Councilman Joel Robert was absent from the appeal hearing because he was out of town but has since said he would have voted to uphold the commission's denial. He later drew fire over his comments to a council secretary because his statement about that vote wasn't read out loud at the meeting. He apologized.  

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The project was known as Antebellum Pointe before the commission, but the Delaunes changed the name to Delaune Estates by the time of their appeal to the council in July.

Martin McConnell, parish government spokesman, said Tuesday the parish has not yet been served with the suit and declined to comment.

Michael Clegg, the plaintiffs' attorney representing the Delaunes, was out of town this week, a person answering his office phone said Tuesday.

The suit names the parish Planning Commission, Parish Council and the parish Board of Appeals collectively and parish government as defendants.  

The suit also takes individual aim at first-term Parish President Clint Cointment, who recommended in public letters to the commission in March and to the Parish Council in July to deny the project over traffic concerns on La. 73 and the lack of parish government sewer service.

In the suit, the plaintiffs accuse Cointment of "likely improper influence" on appeal hearing testimony from parish staff and the parish's contract engineers, though the plaintiffs don't describe what that influence was.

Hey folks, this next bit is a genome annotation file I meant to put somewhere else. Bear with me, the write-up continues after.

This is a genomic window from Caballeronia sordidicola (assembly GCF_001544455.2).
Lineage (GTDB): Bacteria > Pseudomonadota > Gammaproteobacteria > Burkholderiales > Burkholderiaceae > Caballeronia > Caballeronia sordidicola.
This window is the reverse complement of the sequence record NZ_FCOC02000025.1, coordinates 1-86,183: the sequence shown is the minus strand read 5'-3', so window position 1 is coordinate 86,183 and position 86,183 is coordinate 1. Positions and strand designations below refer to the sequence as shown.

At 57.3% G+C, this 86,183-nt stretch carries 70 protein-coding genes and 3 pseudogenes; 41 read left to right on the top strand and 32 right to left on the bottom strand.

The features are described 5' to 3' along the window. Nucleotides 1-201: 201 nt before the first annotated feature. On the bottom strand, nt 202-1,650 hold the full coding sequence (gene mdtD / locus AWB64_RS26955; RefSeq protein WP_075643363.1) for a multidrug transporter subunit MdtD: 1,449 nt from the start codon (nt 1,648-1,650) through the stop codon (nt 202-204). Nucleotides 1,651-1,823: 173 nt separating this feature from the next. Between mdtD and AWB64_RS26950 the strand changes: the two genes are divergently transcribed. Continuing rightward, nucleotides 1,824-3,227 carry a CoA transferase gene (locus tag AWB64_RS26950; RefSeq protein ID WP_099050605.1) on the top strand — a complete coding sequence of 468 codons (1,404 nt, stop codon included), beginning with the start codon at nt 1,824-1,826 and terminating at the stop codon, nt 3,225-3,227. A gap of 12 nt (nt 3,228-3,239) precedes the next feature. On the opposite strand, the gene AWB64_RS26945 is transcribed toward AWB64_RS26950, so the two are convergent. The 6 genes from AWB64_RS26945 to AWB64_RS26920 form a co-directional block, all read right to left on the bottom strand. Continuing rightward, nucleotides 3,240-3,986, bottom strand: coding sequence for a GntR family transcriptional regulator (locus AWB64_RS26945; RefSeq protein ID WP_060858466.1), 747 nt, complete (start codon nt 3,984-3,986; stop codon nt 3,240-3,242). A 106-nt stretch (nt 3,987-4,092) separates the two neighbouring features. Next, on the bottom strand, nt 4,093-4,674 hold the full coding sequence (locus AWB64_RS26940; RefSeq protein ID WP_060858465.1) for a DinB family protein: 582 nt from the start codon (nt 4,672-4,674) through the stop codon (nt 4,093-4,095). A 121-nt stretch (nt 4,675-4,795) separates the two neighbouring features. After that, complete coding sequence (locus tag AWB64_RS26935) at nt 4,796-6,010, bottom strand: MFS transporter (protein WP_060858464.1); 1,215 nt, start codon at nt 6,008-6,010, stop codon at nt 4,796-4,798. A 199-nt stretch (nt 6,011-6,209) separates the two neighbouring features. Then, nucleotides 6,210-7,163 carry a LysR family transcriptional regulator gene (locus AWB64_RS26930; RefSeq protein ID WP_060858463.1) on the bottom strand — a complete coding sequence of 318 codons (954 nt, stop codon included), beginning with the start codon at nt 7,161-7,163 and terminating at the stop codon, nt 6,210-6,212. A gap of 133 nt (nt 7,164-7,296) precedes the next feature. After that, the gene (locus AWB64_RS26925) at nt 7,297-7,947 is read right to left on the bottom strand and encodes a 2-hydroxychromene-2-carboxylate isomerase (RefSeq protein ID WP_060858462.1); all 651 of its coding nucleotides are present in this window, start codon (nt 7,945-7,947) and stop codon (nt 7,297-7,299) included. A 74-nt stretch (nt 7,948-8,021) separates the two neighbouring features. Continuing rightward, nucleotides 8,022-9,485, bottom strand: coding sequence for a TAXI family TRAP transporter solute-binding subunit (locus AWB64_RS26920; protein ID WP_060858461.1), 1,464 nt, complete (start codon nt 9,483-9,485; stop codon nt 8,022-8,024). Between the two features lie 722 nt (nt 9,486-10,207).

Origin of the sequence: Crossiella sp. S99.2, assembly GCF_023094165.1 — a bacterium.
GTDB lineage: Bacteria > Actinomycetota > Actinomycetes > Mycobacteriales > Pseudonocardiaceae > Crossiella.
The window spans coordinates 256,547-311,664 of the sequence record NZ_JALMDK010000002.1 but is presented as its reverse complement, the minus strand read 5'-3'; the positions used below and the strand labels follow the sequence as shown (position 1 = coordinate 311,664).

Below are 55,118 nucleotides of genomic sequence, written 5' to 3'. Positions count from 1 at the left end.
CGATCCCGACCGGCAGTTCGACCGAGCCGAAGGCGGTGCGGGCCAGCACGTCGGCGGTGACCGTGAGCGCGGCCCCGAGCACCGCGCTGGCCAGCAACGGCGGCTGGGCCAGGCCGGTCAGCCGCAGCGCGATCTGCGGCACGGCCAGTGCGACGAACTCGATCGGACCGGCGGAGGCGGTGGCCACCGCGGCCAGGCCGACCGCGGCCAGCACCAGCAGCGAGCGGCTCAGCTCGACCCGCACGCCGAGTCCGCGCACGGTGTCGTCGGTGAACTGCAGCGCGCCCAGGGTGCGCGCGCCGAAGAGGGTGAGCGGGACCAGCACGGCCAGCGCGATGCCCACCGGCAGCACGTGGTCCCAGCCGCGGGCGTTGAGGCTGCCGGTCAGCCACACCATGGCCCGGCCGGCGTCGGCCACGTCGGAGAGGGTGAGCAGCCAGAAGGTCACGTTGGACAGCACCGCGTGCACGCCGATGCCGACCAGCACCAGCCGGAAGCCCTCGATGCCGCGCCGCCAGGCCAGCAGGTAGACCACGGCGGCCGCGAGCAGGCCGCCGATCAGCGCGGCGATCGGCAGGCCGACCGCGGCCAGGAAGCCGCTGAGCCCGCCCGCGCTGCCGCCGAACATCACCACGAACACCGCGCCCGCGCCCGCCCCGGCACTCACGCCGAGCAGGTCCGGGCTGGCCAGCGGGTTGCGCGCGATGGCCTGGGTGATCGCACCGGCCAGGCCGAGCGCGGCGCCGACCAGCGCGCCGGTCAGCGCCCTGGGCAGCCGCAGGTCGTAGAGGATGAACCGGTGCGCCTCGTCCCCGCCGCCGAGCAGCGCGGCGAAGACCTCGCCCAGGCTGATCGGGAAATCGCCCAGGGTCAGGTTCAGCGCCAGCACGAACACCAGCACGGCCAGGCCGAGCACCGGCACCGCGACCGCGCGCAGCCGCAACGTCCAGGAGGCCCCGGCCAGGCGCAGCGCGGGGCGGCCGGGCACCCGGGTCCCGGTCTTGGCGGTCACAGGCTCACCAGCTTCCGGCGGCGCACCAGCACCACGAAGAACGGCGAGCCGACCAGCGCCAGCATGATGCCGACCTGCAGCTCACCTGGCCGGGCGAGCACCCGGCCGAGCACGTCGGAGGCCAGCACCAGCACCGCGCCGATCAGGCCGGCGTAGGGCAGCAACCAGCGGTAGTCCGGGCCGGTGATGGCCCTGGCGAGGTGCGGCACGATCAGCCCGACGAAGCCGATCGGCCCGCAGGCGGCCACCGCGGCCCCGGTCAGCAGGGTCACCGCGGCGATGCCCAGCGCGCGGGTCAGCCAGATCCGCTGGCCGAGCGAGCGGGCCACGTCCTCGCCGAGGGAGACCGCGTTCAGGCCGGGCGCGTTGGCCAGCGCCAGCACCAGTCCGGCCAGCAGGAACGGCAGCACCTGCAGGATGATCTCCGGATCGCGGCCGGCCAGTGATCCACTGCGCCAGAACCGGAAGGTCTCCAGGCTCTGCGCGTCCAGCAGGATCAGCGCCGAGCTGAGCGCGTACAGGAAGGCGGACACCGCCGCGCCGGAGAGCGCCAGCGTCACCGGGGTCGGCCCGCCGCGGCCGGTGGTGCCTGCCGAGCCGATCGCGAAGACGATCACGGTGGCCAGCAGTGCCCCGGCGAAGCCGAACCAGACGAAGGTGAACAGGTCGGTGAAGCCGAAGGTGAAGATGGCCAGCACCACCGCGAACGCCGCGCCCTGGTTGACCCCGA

The suit also alleges Cointment wrongfully joined the second of two closed-door sessions during that hearing on July 27 when the Parish Council received legal advice.

"His urging and/or physical presence influenced and dissuaded certain" Council members from casting a vote that would have supported the project by overturning the commission's decision, the suit alleges.

At both hearings in March and July, representatives of the Delaunes had contended they had followed all the parish's requirements for traffic, drainage, sewage and other matters. 

But the parish staff and the parish consulting engineer said that without mitigation efforts from state highway officials, including the I-10 widening under construction and also changing traffic light timing on La. 73, the project would not comply with the traffic policy.

The Delaunes did offer to delay the occupancy of homes until 2022 and take other measures to delay the traffic impact on La. 73 until after I-10 was finished. Some parish officials, however, suggested then that the developer wait until I-10 was finished and conduct another study to see how traffic improved; others thought the subdivision met the policy's requirements or didn't want to risk a potentially costly lawsuit.

Rodney Mallett, spokesman for the state Department of Transportation and Development, said Tuesday the widening of I-10 is expected to be finished in November, weather permitting. He added that the developers have not requested light signalization changes on La. 73.

Email David J. Mitchell at dmitchell@theadvocate.com

Follow David J. Mitchell on Twitter, @NewsieDave.